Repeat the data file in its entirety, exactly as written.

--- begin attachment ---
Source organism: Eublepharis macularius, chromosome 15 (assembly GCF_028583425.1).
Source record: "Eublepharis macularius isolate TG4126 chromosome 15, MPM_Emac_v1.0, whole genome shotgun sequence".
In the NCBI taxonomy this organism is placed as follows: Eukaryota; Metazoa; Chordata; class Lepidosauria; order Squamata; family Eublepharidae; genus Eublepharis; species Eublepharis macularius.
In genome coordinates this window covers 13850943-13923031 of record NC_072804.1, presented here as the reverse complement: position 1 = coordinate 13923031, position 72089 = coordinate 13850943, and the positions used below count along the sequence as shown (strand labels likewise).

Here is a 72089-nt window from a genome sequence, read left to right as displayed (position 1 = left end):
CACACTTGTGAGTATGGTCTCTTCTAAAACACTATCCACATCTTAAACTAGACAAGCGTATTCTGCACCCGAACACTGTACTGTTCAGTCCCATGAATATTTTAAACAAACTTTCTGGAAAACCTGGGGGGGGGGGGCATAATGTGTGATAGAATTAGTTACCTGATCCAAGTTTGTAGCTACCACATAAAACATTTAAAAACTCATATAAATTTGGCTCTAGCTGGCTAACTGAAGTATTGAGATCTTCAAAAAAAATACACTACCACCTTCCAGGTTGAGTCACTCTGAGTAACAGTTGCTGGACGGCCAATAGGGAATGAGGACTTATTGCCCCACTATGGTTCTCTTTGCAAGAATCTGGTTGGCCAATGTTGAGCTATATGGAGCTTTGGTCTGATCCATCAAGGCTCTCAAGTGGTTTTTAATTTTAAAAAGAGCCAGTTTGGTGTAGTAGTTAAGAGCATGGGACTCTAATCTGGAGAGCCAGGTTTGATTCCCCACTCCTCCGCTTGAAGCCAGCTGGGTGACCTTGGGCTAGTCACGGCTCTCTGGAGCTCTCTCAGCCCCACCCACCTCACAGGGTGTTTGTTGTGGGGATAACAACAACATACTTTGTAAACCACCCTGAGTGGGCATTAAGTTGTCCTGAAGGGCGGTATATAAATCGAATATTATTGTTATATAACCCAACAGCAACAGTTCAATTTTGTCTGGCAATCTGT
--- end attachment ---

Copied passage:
Source organism: Eublepharis macularius, chromosome 15 (assembly GCF_028583425.1).
Source record: "Eublepharis macularius isolate TG4126 chromosome 15, MPM_Emac_v1.0, whole genome shotgun sequence".
In the NCBI taxonomy this organism is placed as follows: Eukaryota; Metazoa; Chordata; class Lepidosauria; order Squamata; family Eublepharidae; genus Eublepharis; species Eublepharis macularius.
In genome coordinates this window covers 13850943-13923031 of record NC_072804.1, presented here as the reverse complement: position 1 = coordinate 13923031, position 72089 = coordinate 13850943, and the positions used below count along the sequence as shown (strand labels likewise).

Here is a 72089-nt window from a genome sequence, read left to right as displayed (position 1 = left end):
CACACTTGTGAGTATGGTCTCTTCTAAAACACTATCCACATCTTAAACTAGACAAGCGTATTCTGCACCCGAACACTGTACTGTTCAGTCCCATGAATATTTTAAACAAACTTTCTGGAAAACCTGGGGGGGGGGGGCATAATGTGTGATAGAATTAGTTACCTGATCCAAGTTTGTAGCTACCACATAAAACATTTAAAAACTCATATAAATTTGGCTCTAGCTGGCTAACTGAAGTATTGAGATCTTCAAAAAAAATACACTACCACCTTCCAGGTTGAGTCACTCTGAGTAACAGTTGCTGGACGGCCAATAGGGAATGAGGACTTATTGCCCCACTATGGTTCTCTTTGCAAGAATCTGGTTGGCCAATGTTGAGCTATATGGAGCTTTGGTCTGATCCATCAAGGCTCTCAAGTGGTTTTTAATTTTAAAAAGAGCCAGTTTGGTGTAGTAGTTAAGAGCATGGGACTCTAATCTGGAGAGCCAGGTTTGATTCCCCACTCCTCCGCTTGAAGCCAGCTGGGTGACCTTGGGCTAGTCACGGCTCTCTGGAGCTCTCTCAGCCCCACCCACCTCACAGGGTGTTTGTTGTGGGGATAACAACAACATACTTTGTAAACCACCCTGAGTGGGCATTAAGTTGTCCTGAAGGGCGGTATATAAATCGAATATTATTGTTATATAACCCAACAGCAACAGTTCAATTTTGTCTGGCAATCTGT